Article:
Realistic depictions of gay men and lesbian women most often appears in the form of “coming out” comedies and dramas. While self-discovery of personal sexuality is experienced by all and its importance can never be diminished, there have been numerous plays and movies capturing this moment. Whether in this year’s form as Love Simon or in the form of an older man, as Christopher Plummer’s character Hal in Beginners the plots and character arc’s become quite similar. Although these plays and movies made viewers happy, a majority have also wanted to see gays and lesbians in other stages of life. Everybody grows up and they want to see images that relate to their own experiences.

Intriguingly, over the last decade television served as the place where images of mature gays and lesbians appeared most often. With Will and Grace, Modern Family and The L Word, gay men and women appeared in relationships and sometimes, within the context of a nuclear family. Even the cable television programs made choices that often limit the kind of persons and situations it shows. Most of these relationships do not feature two or more gay and lesbian people who are career focused and facing tough choices about their relationships and careers.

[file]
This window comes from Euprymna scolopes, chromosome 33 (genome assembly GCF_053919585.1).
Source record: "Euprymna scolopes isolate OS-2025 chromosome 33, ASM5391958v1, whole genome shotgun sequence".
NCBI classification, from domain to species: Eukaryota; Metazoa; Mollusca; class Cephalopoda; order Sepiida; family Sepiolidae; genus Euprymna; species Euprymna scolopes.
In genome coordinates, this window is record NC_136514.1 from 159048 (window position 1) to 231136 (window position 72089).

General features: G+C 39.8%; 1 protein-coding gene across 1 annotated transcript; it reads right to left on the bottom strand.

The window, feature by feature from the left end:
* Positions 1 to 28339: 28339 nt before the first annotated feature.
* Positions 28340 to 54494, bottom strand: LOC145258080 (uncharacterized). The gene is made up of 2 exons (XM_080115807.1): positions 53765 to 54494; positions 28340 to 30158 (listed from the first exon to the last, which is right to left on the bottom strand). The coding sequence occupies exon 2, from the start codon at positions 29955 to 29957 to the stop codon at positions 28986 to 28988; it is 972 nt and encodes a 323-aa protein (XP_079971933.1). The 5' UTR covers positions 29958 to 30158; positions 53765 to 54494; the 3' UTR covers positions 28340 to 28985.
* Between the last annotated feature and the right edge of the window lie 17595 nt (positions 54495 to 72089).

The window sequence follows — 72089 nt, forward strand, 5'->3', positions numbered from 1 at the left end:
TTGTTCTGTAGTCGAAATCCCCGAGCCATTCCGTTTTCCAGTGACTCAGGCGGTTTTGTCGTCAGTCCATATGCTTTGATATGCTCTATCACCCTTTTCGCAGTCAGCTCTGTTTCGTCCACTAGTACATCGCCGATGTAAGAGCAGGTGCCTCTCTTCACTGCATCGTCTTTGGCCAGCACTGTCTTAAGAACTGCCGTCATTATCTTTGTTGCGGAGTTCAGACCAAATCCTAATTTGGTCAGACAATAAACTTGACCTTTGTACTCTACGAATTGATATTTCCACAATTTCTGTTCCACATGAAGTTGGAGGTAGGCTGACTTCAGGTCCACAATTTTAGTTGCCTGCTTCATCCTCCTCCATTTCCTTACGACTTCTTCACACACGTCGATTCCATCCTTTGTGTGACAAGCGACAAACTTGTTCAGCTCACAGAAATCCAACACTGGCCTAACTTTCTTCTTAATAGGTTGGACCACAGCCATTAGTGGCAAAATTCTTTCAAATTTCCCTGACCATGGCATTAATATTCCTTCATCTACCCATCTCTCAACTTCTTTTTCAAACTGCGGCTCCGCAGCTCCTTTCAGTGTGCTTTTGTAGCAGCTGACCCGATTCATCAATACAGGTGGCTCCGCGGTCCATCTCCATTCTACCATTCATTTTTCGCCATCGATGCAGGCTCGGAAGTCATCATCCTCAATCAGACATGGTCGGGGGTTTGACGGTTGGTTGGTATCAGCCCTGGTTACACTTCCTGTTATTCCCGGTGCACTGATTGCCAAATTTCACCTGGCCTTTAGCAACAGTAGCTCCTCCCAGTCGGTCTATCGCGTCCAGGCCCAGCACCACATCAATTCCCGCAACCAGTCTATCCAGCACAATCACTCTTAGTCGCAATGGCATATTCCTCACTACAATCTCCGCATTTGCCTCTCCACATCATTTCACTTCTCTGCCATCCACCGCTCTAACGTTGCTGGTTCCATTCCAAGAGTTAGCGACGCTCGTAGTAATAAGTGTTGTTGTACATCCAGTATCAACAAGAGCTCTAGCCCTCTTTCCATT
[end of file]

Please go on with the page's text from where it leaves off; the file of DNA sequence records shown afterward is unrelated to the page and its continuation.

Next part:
Unlike a great deal of television, theater is known as a place to challenge its viewers. The Remains does that by revealing that the two men undertook marriage but combined the rite with the freedom of sexual liberation that has long been part of the gay male world. The play raises the issue of whether this choice ends up bringing about the dissolution of their relationship. One viewer thought so, saying, “It points a blame at the one character for being promiscuous.”

The play offers a hint to its own view on the situation. One character calls the impending divorce sad but not tragic. He notes that Georg Hegel’s concept of tragedy is not a battle between right and wrong but a struggle between a person driven to take one-sided action that both violates another legitimate right and plunges the hero into self-contradiction. But William Shakespeare’s tragedies often features seemingly heroic figure whose major character flaw causes the story to end with his tragic downfall. This seems to apply to this situation as both of the married men have personality quirks and weaknesses that become exasperated over the last years of their marriage when they are living on separate parts of the US.

What I enjoyed most about The Remains is its depiction of regular people in common spaces that face challenges recognizable to many.

DC Rental Market

If you are like me, you’ve asked yourself who is renting in the buildings going up all around Washington, DC? You’ve wondered how they could afford them and maybe what they did to earn a living.

https://dc.urbanturf.com/articles/blog/young-but-not-wealthy-a-look-at-who-is-renting-dcs-new-apartments/13992